This paper compares the protest behavior of East and West Germans across generations and over time. It concludes that East Germans, especially those who grew up during the Cold War, participate less in protest activities than West Germans from the same generation after controlling for other individual characteristics.
Going through a peer-review process usually takes months if not years. At the end, if a paper makes it to publication, access will often be limited by publishers who impose a paywall on peer-reviewed articles.
Preprints allow authors to publish early research findings and to make them available to the entire world for free. The concept is simple: 1) you upload a paper to a public repository; 2) the paper goes through a moderation process that assesses the scientific character of the work; 3) the paper is made available online. These three steps are usually completed in a few hours. With preprints, authors can rapidly communicate valuable results and engage with a broader community of scholars.
Researchers are sometimes reluctant to publish their work as preprints for two reasons. First, they fear that their papers won’t be accepted by scholarly journals because preprints would violate the so-called Ingelfinger rule, i.e. their work would have been “published” before submission. Most journals however will accept to review and publish papers that are available as preprints. The SHERPA/RoMEO database catalogues journal policies regarding pre and postprints (accepted papers that incorporate reviewers’ comments). The vast majority of journals are listed as “yellow” or “green” in the database: they tolerate preprints (yellow) or pre and postprints (green).
Second, authors are worried that they might get scooped, that their work might be stolen by someone else who would get credits for their work. Yet, the experience of arXiv, the oldest preprint repository which publishes papers in mathematics, physics, and others, shows the exact opposite. Since its creation in 1991, the repository has helped prevent scooping by offering scholars the chance to put a publicly available timestamp on their work.
My first preprint
I have decided to make a paper available as preprint in the coming days. My idea is to simultaneously submit the paper to a peer-reviewed journal and upload it on a public repository. I first shared the concerns of many of my colleagues regarding scooping and the possible rejection of my work by editors. However, the more I learned about preprints, the more I felt confident that this was the right way to proceed.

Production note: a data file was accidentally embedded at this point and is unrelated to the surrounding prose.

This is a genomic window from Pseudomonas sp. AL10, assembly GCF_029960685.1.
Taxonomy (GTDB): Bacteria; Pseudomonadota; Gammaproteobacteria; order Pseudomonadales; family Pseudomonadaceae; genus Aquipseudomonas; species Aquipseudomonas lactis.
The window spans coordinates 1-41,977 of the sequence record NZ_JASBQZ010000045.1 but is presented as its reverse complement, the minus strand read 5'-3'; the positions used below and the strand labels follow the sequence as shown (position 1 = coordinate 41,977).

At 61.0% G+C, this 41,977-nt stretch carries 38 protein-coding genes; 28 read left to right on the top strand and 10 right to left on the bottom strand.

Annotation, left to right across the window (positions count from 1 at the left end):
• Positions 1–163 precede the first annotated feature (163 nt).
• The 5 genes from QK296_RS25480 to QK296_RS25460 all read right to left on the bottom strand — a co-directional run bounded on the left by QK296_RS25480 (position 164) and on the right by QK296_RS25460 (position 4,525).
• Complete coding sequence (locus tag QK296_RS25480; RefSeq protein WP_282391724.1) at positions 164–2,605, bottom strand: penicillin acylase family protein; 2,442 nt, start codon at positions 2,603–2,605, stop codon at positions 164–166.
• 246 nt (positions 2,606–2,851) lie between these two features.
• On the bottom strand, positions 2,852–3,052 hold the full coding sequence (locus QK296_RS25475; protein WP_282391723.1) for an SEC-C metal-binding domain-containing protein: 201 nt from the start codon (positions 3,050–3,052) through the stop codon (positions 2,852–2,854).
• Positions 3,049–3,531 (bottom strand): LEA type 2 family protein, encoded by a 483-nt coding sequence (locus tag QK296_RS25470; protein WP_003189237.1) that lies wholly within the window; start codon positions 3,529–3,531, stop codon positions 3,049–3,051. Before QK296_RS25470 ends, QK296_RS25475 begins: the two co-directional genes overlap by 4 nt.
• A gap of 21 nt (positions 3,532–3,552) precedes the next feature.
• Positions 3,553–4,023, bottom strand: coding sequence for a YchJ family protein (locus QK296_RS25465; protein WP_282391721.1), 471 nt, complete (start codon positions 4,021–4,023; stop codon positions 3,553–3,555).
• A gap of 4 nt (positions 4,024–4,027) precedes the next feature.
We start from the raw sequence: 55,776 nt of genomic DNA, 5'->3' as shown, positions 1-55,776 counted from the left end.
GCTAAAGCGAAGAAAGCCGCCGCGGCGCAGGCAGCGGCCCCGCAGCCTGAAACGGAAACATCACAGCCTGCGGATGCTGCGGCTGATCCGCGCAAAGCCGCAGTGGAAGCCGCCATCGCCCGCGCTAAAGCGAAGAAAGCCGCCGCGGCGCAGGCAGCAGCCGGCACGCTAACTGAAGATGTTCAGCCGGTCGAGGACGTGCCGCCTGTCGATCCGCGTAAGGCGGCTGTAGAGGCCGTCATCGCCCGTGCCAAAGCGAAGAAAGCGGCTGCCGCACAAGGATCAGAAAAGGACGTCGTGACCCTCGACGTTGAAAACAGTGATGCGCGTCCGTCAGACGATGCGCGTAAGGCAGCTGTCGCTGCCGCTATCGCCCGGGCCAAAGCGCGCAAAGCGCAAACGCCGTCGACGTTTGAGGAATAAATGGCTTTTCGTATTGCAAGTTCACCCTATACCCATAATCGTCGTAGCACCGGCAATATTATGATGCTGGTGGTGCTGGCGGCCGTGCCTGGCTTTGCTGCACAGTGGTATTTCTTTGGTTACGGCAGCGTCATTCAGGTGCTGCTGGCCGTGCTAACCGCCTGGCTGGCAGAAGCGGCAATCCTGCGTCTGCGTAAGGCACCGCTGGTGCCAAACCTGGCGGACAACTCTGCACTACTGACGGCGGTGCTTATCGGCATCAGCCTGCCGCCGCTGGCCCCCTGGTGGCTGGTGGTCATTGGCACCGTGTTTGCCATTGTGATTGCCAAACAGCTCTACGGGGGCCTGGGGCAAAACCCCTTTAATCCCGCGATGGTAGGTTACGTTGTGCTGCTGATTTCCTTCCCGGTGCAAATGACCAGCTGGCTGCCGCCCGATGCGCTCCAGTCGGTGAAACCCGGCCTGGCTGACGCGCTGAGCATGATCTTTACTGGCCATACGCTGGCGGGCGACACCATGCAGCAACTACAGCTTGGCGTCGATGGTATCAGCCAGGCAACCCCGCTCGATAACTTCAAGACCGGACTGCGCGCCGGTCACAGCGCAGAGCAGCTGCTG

Here is what I did. I first selected the journal to which I would like to submit my paper. I then checked how the journal was rated in SHERPA/RoMEO. It turned out to be a “yellow” journal: so far so good. Finally, to be absolutely sure that the preprint would not be a problem I contacted the editor of the journal and asked:
Dear Professor XX,
I’m interested in publishing in journal YY. I would like to ask: what is your preprint policy? Would you review a paper that has been uploaded to a public repository like SocArXiv?
And the response came a few minutes after:
Dear Mr Joly,
Yes, we would have no problem with that.
I now feel very comfortable uploading the preprint on a repository. I will try to store my paper on SocArxiv, which is one of the first online preprint servers for the social sciences. While economists have a long experience with publicly available working papers, sociologists and political scientists have been more reluctant to join the movement. SocArXiv has been active since 2017 and is modelled on arXiv. Interestingly, the team at SocArXiv has partnered with the Center for Open Science and their preprint service is hosted by the Open Science Framework, which I have covered in another post.
Git is a version control system. It keeps track of changes within files and allows for complex collaborative work. While it is mostly used by programmers for storing and sharing code, it can theoretically work with any type of file (text, images, etc.). GitHub is the most-used hosting service for Git. On Github, users store and make their Git repositories available to others.
The Git workflow is highly valued in the open science community for a few reasons. It is fast, secure, and well-suited for coordinating large collaborative projects. The characteristic feature of Git is its branch system which allows users to work on different lines of development in parallel. Branches can be easily merged or deleted with minimal risk of losing valuable material.
Inspired by other fellows and mentors of the Fellowship Freies Wissen, I started to use Git and GitHub about two months ago. However, I quickly faced difficulties.
The problem was that I took the wrong approach with Git. When learning a new computer skill (like R), I usually start experimenting early in the process and learn by solving the inevitable problems that come along the way. This “hands-on” approach proved to be more complicated with Git. While I was trying to keep track of the changes on my PhD project, I got rapidly confused by the concept of “staging area” and struggled moving from one branch to the other.
I realized that to start using Git efficiently I would need a more solid theoretical understanding of the system.
I stopped using Git with my project for a while and went back to the basics. I started reading Pro Git, 2nd edition, written by Scott Chacon and Ben Straub (Apress, 2018) and followed through the explanations with example repositories containing simple .txt files. I performed all the operations in Bash, the command-line system, instead of using a GUI.
Pro Git is a great resource: it is distributed under Creative Commons license and was translated in many languages. You can find the book in html, pdf, and other formats here.
If you are also starting to learn Git I would recommend going through the first three chapters (“Getting Started”, “Git Basics”, “Git Branching”) and the first sections of the chapter on GitHub. That’s about 120 pages.
Taking the time to learn Git properly proved very useful. After a few hours of reading, I was able to take advantage of most of the basic functions of Git. More and more, I am discovering the advantages of Git and wished I had learned it earlier.
You can now follow my work on GitHub here. I will continue to post vignettes in R and will distribute replication material for my papers.
The vignette introduces a technique for coping with the problem of systematically missing data in longitudinal social and political surveys.
The project combines many aspects of open science:
The multiple imputation procedure was implemented in R, a programming language and free software environment for statistical computing.
The text and the code of the vignette were prepared in R markdown, a form of literate programming. Literate programming makes research more transparent and reproducible. It is also a nice tool for the development of open educational resources (OER).
Finally, all the material of the vignette is on my GitHub page, where users can clone the repository, comment, and suggest modifications.